LEAVE IT TO BEAVER
“We can’t go that way,” I told Emma. We were walking home after the belly dancing show in the park.
“Why not? It’s shorter,” Emma said.
“Because of the beaver. I can’t deal with it. I tried to call the city to pick it for two days now.”
“Is it dead?” Emma asked.
“As a door nail.”
“Remember when you used to keep track of the dead animals we’d see on our road trips?” Emma asked.
“I had to stop doing that. It was too traumatic and I was concerned I’d start stopping to bury them.”
“Didn’t you have a character in one of your books that did that?” Emma asked.
“It was in my Family Affair trilogy. Chase did it. She couldn’t bear to watch a beaver or any other animals get squished and taken to parts unknown in the tire treads of all the cars that will run the poor things over. And neither can I. If your mother hadn’t had stellar reflexes we would’ve high-centered the Jeep going over it,” I said. I was so busy worrying about the beaver that I didn’t realize we’d arrived at our street.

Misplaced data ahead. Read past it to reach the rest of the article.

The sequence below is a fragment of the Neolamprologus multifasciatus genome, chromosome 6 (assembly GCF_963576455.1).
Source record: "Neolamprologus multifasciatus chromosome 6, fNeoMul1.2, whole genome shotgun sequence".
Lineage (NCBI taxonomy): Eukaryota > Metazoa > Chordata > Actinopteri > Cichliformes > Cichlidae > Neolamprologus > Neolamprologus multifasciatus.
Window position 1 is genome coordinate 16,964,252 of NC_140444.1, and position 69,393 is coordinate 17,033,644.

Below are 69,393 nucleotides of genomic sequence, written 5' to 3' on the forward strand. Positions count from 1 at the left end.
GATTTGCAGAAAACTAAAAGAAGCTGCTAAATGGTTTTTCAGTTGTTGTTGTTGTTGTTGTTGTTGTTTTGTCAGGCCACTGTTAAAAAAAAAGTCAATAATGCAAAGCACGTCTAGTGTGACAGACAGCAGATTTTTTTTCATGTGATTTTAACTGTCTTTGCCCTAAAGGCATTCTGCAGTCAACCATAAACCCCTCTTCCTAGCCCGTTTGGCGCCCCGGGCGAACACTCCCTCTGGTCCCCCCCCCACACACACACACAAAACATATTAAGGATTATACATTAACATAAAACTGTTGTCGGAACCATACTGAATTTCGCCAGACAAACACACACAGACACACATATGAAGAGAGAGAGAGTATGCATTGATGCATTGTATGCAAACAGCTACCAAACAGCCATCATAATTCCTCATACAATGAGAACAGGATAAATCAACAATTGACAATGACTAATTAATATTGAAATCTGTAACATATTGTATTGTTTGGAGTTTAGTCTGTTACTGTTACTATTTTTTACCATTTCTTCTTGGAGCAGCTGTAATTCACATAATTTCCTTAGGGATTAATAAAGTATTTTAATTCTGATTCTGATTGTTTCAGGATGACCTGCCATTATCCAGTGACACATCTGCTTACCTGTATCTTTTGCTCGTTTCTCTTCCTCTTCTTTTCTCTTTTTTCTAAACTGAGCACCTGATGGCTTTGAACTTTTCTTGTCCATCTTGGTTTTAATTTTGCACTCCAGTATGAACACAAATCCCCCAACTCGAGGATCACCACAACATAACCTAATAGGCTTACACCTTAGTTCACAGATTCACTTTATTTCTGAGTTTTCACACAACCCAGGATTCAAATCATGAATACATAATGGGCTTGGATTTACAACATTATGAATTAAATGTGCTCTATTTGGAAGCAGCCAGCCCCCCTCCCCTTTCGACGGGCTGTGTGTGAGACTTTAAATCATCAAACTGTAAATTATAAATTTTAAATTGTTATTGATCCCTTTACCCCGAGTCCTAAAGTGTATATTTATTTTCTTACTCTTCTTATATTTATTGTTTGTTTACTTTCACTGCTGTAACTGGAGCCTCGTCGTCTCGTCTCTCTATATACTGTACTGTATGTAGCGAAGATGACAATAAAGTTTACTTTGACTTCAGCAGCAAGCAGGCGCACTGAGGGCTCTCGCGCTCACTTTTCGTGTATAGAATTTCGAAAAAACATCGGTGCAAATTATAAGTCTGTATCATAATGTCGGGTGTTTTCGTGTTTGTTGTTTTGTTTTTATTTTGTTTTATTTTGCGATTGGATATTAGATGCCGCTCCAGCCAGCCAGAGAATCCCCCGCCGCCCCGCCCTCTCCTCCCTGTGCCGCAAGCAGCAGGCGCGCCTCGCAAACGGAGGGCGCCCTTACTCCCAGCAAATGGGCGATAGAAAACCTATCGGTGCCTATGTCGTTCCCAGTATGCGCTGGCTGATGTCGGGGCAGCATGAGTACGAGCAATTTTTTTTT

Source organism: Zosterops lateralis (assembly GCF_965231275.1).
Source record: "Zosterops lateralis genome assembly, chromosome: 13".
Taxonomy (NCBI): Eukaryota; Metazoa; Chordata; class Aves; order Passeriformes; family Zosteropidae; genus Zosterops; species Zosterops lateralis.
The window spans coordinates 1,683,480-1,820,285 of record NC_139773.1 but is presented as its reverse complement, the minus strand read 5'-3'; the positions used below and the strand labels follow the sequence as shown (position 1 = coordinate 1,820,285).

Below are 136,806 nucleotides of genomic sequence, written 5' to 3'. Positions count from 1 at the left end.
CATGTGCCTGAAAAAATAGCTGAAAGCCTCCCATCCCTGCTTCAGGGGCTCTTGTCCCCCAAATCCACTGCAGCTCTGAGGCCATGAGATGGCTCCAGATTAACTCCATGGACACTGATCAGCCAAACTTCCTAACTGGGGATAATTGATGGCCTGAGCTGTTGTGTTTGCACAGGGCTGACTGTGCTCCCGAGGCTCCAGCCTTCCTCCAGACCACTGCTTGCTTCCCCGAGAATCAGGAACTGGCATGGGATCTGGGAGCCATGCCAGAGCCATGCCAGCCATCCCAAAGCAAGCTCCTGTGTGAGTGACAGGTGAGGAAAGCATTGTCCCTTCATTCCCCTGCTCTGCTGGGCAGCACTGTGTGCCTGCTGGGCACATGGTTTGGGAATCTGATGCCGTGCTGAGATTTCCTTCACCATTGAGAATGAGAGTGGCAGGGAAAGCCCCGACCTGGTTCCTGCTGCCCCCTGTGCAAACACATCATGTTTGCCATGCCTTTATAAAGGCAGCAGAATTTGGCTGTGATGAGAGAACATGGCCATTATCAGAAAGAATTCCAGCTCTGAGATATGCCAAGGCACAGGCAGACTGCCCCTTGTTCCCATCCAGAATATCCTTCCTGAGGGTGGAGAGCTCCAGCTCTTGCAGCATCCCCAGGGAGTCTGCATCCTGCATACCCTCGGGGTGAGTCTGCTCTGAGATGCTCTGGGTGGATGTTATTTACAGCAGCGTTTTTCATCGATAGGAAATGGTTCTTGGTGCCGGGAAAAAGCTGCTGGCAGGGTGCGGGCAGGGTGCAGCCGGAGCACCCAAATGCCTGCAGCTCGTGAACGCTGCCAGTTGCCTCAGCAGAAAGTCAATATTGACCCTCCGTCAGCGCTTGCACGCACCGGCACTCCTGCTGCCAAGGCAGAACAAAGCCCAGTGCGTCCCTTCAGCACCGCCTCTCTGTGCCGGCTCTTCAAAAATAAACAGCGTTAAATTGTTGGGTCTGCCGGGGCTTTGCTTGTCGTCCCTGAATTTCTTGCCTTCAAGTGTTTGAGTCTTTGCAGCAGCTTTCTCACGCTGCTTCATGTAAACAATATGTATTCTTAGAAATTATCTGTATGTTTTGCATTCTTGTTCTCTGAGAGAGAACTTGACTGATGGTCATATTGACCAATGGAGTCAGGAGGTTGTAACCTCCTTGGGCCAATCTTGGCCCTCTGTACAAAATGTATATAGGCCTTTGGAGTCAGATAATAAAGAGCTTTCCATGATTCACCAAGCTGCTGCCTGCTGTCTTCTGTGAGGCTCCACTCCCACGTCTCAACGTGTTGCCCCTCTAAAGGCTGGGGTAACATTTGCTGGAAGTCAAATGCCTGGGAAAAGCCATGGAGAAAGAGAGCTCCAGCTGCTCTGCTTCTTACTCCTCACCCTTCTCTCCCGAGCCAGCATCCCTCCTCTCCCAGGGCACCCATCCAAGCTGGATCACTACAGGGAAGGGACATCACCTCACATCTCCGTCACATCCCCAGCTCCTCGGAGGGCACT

“Come on, you can do it,” Emma said.
“I can’t look.”
“Just pull your shirt over your head like you do when you watch scary movies.”
“I only do it when there’s a lot of blood, or needles, or dark hallways leading up to closed doors or…” I stopped. Evidently, I did wear my shirt over my head a lot. “Oh, all right. You’ll have to lead me past the beaver because I won’t be able see.” I pulled my shirt up over my eyes.
We got past the beaver without incident. At the top of the hill, Em told me it was safe to come out. I pulled my head out of my shirt. “What did the beaver look like now? Was it smooshed, dismembered, and lying there as a reminder of the complete disregard for the sanctity of a dignified death?”
“I don’t know.”
“How can you not know?”
“Because it wasn’t there.”
“Then why didn’t you tell me? It’s hot under my shirt.”
Emma just smiled.
“Does this have anything to do with my comment on your room?”
“You mean the one where you called it a cesspool of teenage funk and disarray?”
“Sounds familiar,” I said.
“Then, yes.” She looked at me and grinned.”Paybacks are hell.”